Japan Will Decide Next Year on Nuclear Energy Share

Japan aims to decide the percentage of electricity to be generated by nuclear power by late 2015 when a U.N. climate conference is to be held in Paris, the industry minister said Tuesday.

All of Japan’s nuclear reactors are shut down for one reason or another in the wake of the Fukushima Daiichi nuclear power plant disaster in 2011, while the Japanese government and society debate how large a role, if any, atomic power should play in the so-called energy mix of the world’s third-largest economy.

In a revised national energy plan adopted in April, the government of Prime Minister Shinzo Abe declared nuclear power generation an “important base-load power source.”

But no breakdown for the proportion of power to be generated by nuclear power was included in the plan amid difficulties foreseeing how many reactors may resume operation amid widespread public concern over nuclear safety.

On Tuesday, Economy, Trade and Industry Minister Toshimitsu Motegi said Tokyo “would like to deal with the matter in time for COP21,” or the 21st session of the Conference of the Parties to the U.N. Framework Convention on Climate Change, to be held in the French capital at the end of next year.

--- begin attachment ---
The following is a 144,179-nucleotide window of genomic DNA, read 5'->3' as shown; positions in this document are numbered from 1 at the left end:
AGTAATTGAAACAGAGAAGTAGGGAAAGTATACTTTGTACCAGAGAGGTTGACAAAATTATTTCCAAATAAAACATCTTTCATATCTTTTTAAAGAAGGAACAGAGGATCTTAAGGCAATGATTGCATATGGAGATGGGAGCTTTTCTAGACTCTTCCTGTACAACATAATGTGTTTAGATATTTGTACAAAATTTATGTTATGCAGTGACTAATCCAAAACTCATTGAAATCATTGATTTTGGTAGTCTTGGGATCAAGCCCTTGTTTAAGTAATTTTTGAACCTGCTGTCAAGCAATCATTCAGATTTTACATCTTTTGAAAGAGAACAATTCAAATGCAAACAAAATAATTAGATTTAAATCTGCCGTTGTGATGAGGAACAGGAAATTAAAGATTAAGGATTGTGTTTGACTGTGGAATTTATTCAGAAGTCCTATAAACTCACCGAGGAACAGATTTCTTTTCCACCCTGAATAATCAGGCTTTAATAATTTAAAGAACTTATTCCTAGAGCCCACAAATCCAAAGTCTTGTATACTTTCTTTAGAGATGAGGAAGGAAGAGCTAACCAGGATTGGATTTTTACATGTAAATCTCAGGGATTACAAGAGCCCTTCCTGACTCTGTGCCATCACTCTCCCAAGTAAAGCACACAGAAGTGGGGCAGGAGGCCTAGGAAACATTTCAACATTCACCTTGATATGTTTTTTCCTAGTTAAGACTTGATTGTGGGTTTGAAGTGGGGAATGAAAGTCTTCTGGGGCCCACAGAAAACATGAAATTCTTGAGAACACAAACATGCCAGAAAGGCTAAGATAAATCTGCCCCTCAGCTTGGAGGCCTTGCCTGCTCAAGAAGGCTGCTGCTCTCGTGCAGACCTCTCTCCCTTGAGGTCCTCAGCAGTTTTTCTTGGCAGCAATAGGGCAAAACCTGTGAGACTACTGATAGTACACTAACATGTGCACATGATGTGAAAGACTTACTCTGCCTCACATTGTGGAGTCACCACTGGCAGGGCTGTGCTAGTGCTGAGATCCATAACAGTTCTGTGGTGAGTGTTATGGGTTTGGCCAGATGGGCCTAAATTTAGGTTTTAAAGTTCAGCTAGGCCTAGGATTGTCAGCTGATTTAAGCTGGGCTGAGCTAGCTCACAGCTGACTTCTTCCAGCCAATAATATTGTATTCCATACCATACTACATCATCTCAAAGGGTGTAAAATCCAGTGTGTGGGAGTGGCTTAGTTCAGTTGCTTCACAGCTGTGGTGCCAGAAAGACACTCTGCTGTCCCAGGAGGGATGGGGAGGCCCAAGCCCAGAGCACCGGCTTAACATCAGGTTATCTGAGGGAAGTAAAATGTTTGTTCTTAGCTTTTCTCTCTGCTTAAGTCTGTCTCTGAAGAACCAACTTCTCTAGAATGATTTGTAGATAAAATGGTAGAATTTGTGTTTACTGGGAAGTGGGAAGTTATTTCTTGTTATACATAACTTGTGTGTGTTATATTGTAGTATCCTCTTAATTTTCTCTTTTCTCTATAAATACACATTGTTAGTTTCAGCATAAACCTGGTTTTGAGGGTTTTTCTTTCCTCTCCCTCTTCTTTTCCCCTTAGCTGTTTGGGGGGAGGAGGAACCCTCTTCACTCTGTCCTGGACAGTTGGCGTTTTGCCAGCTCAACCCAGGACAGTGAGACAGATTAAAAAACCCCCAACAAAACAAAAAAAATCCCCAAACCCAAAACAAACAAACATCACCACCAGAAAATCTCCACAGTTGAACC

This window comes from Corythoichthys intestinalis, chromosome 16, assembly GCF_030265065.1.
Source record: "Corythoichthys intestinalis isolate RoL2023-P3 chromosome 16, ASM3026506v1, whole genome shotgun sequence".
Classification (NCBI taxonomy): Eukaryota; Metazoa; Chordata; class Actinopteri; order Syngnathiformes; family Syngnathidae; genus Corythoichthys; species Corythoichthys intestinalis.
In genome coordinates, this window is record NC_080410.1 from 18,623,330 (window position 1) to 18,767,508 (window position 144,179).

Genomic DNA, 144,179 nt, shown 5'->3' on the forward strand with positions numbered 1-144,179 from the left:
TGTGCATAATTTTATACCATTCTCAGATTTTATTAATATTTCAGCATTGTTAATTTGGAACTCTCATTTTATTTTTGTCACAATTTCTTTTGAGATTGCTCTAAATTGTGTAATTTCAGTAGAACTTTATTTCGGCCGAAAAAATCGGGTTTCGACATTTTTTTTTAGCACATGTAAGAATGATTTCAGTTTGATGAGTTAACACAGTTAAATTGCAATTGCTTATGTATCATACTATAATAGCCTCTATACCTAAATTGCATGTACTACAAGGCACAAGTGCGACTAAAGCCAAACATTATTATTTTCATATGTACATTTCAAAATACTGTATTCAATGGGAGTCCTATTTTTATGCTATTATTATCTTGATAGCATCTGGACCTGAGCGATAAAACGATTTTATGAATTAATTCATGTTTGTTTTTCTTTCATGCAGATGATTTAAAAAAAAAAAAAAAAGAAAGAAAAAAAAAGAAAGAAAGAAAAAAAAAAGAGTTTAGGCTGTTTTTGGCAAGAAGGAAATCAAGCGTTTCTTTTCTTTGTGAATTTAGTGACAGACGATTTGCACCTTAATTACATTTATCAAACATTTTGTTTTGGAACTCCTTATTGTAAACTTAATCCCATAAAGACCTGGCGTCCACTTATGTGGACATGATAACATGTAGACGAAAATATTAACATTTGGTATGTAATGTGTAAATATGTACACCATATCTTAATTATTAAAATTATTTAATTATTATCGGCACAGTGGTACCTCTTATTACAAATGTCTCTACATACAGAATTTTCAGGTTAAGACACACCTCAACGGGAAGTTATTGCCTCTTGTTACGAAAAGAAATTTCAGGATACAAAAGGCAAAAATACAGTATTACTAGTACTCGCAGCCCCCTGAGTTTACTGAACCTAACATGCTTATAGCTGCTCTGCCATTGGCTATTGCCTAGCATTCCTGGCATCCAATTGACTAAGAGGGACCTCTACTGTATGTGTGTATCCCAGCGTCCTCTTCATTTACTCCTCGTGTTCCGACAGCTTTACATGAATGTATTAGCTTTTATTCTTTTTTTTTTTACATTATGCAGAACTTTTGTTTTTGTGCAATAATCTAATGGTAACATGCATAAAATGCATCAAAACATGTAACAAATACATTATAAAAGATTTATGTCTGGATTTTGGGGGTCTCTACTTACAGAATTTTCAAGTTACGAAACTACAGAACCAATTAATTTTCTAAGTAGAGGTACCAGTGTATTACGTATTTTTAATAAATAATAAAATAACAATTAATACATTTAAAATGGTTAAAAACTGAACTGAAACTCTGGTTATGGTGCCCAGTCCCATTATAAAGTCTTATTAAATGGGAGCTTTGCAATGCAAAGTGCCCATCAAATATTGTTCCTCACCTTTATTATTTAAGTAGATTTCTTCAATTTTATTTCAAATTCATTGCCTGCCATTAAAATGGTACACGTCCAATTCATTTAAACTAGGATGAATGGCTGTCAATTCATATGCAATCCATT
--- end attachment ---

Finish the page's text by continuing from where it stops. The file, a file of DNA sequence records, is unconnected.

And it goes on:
Speaking at a government meeting held to discuss national energy policy, the minister said it is important to decide the energy mix “urgently” and discussions “should not take as long as two or three years.”

via Mainichi

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Alfonso Esparza

Alfonso Esparza

Senior Currency Analyst at Market Pulse
Alfonso Esparza specializes in macro forex strategies for North American and major currency pairs. Upon joining OANDA in 2007, Alfonso Esparza established the MarketPulseFX blog and he has since written extensively about central banks and global economic and political trends. Alfonso has also worked as a professional currency trader focused on North America and emerging markets. He has been published by The MarketWatch, Reuters, the Wall Street Journal and The Globe and Mail, and he also appears regularly as a guest commentator on networks including Bloomberg and BNN. He holds a finance degree from the Monterrey Institute of Technology and Higher Education (ITESM) and an MBA with a specialization on financial engineering and marketing from the University of Toronto.
Alfonso Esparza